Edit: More photos from John now available here.
More photos from Fr. Dn. Nathaniel available here.
We left the monastery around 7:30 Wednesday morning and made it to Meteora around 9:15, just as the monasteries opened. It was raining a bit, and there was a very heavy fog on the mountains, such that we couldn't see more than a few feet in front of us. We made our way first to the women's monastery dedicated to St. Stephen, where we venerated the skull of St. Haralambos. Stephen mentioned that his patron saint was St. Stephen the First Martyr, and the nun very kindly brought out one of his fingers for us to venerate. We then had a coffee and a nice visit with some of the nuns before we headed to the next monastery. The photo above was taken a short distance inside the entrance to the monastery.
As it happened, three of the six monasteries of Meteora were closed that day, but we only had time to visit three anyway, so it worked out perfectly. Our second stop was the men's monastery dedicated to St. Varlaam. Above is a photo of Fr. Joseph as he finished the long climb to the monastery's entrance.
We were fortunate to run into a young monk who actually remembered Fr. Joseph's and Kh. Sophia's names from their visit over 3 years ago. When asked how he remembered their names in particular out of so many tourists who flood the monastery, he replied with great simplicity: "You asked us to pray for you."
He gave us a full tour of the monastery, including the private sections, and allowed us to venerate the monastery's relics. Above is a photo of the group inside the monks' chapel that they use for their daily services.
Above, we are walking through the courtyard of the private section of the monastery -- the monks' refuge from the waves of visitors. We also were treated to a coffee and a nice conversation with another of the monastery's monks who has been there for the last 42 years.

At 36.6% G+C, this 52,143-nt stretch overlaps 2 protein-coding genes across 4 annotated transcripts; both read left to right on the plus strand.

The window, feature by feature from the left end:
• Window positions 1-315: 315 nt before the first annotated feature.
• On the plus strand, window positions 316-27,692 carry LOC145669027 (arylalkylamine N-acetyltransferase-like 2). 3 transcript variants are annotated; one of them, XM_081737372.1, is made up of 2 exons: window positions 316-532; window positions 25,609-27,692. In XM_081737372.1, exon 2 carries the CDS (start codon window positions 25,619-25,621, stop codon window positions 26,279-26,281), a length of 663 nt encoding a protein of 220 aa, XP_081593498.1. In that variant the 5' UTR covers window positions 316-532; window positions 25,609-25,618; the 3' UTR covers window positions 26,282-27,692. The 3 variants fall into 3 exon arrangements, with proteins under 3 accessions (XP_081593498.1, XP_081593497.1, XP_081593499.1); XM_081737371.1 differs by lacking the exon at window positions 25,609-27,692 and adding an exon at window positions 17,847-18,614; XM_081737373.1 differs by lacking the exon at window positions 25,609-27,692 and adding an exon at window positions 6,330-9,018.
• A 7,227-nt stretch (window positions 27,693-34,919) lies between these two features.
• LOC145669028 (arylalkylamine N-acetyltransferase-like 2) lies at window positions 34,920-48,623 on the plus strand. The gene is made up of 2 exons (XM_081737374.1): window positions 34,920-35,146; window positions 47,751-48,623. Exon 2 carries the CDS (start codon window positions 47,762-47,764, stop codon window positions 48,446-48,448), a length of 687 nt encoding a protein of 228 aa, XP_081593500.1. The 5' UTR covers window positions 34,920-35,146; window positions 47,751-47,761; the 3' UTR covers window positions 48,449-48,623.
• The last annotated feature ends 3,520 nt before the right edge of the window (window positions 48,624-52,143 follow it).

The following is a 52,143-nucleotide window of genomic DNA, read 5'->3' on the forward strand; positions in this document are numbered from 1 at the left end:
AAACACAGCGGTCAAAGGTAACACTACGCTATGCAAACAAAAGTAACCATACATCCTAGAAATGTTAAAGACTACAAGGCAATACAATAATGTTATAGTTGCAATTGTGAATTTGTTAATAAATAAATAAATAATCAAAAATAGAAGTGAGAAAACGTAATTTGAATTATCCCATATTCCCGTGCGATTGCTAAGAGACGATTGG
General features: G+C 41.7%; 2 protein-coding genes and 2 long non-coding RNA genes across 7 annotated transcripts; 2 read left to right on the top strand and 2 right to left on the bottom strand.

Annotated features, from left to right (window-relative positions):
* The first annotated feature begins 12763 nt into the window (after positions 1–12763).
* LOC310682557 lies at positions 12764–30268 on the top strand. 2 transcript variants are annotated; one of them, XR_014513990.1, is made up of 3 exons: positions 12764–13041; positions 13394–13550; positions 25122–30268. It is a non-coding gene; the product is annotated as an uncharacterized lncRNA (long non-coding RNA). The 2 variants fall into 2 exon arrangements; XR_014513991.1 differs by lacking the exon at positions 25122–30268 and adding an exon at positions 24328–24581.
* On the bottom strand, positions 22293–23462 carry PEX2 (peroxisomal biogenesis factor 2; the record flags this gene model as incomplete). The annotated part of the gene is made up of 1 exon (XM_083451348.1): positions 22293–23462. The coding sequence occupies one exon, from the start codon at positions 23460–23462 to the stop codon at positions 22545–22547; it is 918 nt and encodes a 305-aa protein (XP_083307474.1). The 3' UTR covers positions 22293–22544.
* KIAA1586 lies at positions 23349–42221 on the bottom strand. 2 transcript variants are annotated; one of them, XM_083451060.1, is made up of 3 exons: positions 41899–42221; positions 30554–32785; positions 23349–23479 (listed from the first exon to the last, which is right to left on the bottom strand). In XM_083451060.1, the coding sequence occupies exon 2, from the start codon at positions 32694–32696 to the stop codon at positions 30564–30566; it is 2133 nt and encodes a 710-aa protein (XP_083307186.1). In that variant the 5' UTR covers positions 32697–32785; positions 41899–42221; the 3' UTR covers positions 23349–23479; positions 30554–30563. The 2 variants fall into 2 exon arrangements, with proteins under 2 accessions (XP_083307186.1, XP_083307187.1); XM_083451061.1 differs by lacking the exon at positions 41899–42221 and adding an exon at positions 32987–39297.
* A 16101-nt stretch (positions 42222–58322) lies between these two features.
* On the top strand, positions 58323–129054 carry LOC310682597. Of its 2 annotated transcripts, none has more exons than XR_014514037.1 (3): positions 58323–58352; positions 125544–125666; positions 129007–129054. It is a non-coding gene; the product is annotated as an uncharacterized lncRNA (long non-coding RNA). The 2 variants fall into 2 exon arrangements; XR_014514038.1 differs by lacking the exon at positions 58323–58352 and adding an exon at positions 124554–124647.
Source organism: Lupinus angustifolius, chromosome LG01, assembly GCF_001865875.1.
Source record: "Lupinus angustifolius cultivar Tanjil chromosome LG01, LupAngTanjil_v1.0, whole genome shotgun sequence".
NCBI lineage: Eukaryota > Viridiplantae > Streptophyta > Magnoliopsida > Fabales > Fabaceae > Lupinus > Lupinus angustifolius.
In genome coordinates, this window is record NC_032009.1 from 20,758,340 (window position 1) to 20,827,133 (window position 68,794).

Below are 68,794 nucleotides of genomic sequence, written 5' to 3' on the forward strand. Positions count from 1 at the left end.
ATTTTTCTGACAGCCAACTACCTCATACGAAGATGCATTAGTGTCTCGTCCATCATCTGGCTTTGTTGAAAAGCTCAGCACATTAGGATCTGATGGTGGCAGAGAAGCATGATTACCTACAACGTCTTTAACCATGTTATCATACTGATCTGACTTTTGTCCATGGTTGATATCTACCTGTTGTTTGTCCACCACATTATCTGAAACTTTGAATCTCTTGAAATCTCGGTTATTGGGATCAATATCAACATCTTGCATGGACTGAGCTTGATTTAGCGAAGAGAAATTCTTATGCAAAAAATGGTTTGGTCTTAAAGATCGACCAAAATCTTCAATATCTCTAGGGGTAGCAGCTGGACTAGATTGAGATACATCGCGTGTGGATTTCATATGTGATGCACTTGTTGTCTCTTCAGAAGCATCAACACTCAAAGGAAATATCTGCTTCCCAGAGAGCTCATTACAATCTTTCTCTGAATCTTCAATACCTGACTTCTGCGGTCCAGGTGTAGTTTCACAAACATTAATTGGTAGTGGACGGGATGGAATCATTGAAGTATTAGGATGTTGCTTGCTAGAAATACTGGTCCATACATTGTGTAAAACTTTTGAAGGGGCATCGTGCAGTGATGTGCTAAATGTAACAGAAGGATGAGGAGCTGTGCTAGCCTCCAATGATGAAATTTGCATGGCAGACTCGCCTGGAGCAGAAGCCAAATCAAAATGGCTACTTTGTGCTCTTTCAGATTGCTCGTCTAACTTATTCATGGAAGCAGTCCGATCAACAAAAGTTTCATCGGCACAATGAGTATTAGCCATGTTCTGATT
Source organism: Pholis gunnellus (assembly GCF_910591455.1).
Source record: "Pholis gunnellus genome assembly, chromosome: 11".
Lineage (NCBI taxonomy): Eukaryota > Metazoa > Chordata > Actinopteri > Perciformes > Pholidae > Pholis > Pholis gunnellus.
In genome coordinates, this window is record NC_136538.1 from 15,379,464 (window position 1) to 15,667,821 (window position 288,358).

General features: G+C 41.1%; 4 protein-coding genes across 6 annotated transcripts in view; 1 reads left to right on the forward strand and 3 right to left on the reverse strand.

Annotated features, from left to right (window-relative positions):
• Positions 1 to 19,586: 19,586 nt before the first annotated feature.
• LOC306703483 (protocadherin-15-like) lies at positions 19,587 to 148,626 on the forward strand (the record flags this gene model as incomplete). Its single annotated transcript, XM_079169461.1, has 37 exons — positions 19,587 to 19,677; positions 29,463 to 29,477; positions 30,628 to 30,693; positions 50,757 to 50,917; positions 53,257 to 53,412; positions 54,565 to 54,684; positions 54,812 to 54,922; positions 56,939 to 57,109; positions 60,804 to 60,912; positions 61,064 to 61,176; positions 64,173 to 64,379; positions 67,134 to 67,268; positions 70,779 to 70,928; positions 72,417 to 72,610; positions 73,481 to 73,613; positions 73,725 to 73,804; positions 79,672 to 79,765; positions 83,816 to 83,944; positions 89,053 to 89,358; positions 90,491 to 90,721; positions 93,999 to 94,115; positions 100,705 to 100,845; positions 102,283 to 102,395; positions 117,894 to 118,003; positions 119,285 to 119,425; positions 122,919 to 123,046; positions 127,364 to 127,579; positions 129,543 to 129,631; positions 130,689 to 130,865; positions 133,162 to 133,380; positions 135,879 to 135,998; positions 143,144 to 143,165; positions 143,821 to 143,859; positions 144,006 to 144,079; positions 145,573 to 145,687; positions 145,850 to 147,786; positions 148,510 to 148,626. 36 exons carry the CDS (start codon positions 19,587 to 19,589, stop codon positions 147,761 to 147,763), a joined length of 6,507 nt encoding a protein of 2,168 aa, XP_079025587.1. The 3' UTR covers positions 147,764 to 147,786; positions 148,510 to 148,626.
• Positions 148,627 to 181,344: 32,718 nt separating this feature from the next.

Above and below, the views on the way down. As you can see, the fog lifted so that we could enjoy some fantastic views of the monasteries and the area in general.
We stopped at a lookout point to get some better views.
Here is our group up on a lookout point from which we could see five of the six monasteries.
Our last stop was the men's Monastery of St. Nicholas Anapafsas. We were given a kind tour and coffee with Fr. Dimitrios, one of the monastery's two monks. Fr. Dimitrios, a relatively young man, was tonsured a monk on Mt. Athos by Elder Ephraim (now of St. Andrew's Skete; see earlier post), but came to this monastery to help.
We first surveyed the impressive iconography by Theophanis the Cretan in the small katholikon. Fr. Dimitrios also told us that at one time there had actually been a jail cell in the area for monks who were guilty of serious infractions. After they were released, they would spend their first days at this monastery, which was known for its more favorable weather. This, according to Fr. Dimitrios, is how the monastery got the epithet "Anapafsas," which is related to the Greek word for comfort or rest.
A photo of Theophanes' depiction of Adam naming the animals, in the narthex.
Our trip to Meteora had a fitting and memorable conclusion when Fr. Dimitrios allowed us to use the "elevator" to get back down, as he had when I visited with my father back in October. It seems this is a special treat for clergy. You can see Fr. Joseph, with the door open for a better view, in the photo above. He went back up to get Fr. Dn. Nathaniel and John, whom you see descending in the photo below.
We then grabbed some fuel and a small snack and headed back to Thessaloniki, hoping to get home by 6:00 so that we could spend some time with the babies before they went to bed, as this was the group's last day in Greece. We had come along the coast of Greece from Thessaloniki to Volos, and now we were returning via the mountains in central Greece, thus making a big full circle.
Thus ends this adventure.
For many more photos of the trip, click here to see 735 very nice photos from Sava and Stephen.
I hope to soon get the rest of the guys' photos (hint, hint), so that I can also post them here.